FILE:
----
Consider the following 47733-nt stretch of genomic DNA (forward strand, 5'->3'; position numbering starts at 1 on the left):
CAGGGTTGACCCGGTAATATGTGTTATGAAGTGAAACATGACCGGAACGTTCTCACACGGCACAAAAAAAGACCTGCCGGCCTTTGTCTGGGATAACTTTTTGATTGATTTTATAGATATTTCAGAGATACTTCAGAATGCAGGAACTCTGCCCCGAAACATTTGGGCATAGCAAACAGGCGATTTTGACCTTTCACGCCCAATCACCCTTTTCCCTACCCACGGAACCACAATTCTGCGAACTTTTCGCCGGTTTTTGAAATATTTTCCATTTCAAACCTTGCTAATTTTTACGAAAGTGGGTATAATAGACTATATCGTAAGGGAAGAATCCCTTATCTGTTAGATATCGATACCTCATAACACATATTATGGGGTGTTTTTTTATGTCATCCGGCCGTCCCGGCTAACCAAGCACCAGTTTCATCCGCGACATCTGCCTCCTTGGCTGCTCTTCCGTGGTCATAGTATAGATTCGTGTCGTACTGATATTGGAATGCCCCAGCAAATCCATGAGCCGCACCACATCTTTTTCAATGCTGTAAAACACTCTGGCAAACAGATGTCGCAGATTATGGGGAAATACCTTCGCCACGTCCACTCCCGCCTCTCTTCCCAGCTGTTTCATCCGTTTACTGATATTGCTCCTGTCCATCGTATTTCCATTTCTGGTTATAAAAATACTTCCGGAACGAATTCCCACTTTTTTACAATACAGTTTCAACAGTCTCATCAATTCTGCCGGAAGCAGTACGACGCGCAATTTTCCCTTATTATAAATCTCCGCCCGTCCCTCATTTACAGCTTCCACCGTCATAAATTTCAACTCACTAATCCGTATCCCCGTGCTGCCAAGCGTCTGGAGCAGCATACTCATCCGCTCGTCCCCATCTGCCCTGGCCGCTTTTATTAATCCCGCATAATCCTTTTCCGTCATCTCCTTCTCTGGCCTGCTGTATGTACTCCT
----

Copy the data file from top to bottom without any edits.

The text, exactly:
Consider the following 47733-nt stretch of genomic DNA (forward strand, 5'->3'; position numbering starts at 1 on the left):
CAGGGTTGACCCGGTAATATGTGTTATGAAGTGAAACATGACCGGAACGTTCTCACACGGCACAAAAAAAGACCTGCCGGCCTTTGTCTGGGATAACTTTTTGATTGATTTTATAGATATTTCAGAGATACTTCAGAATGCAGGAACTCTGCCCCGAAACATTTGGGCATAGCAAACAGGCGATTTTGACCTTTCACGCCCAATCACCCTTTTCCCTACCCACGGAACCACAATTCTGCGAACTTTTCGCCGGTTTTTGAAATATTTTCCATTTCAAACCTTGCTAATTTTTACGAAAGTGGGTATAATAGACTATATCGTAAGGGAAGAATCCCTTATCTGTTAGATATCGATACCTCATAACACATATTATGGGGTGTTTTTTTATGTCATCCGGCCGTCCCGGCTAACCAAGCACCAGTTTCATCCGCGACATCTGCCTCCTTGGCTGCTCTTCCGTGGTCATAGTATAGATTCGTGTCGTACTGATATTGGAATGCCCCAGCAAATCCATGAGCCGCACCACATCTTTTTCAATGCTGTAAAACACTCTGGCAAACAGATGTCGCAGATTATGGGGAAATACCTTCGCCACGTCCACTCCCGCCTCTCTTCCCAGCTGTTTCATCCGTTTACTGATATTGCTCCTGTCCATCGTATTTCCATTTCTGGTTATAAAAATACTTCCGGAACGAATTCCCACTTTTTTACAATACAGTTTCAACAGTCTCATCAATTCTGCCGGAAGCAGTACGACGCGCAATTTTCCCTTATTATAAATCTCCGCCCGTCCCTCATTTACAGCTTCCACCGTCATAAATTTCAACTCACTAATCCGTATCCCCGTGCTGCCAAGCGTCTGGAGCAGCATACTCATCCGCTCGTCCCCATCTGCCCTGGCCGCTTTTATTAATCCCGCATAATCCTTTTCCGTCATCTCCTTCTCTGGCCTGCTGTATGTACTCCT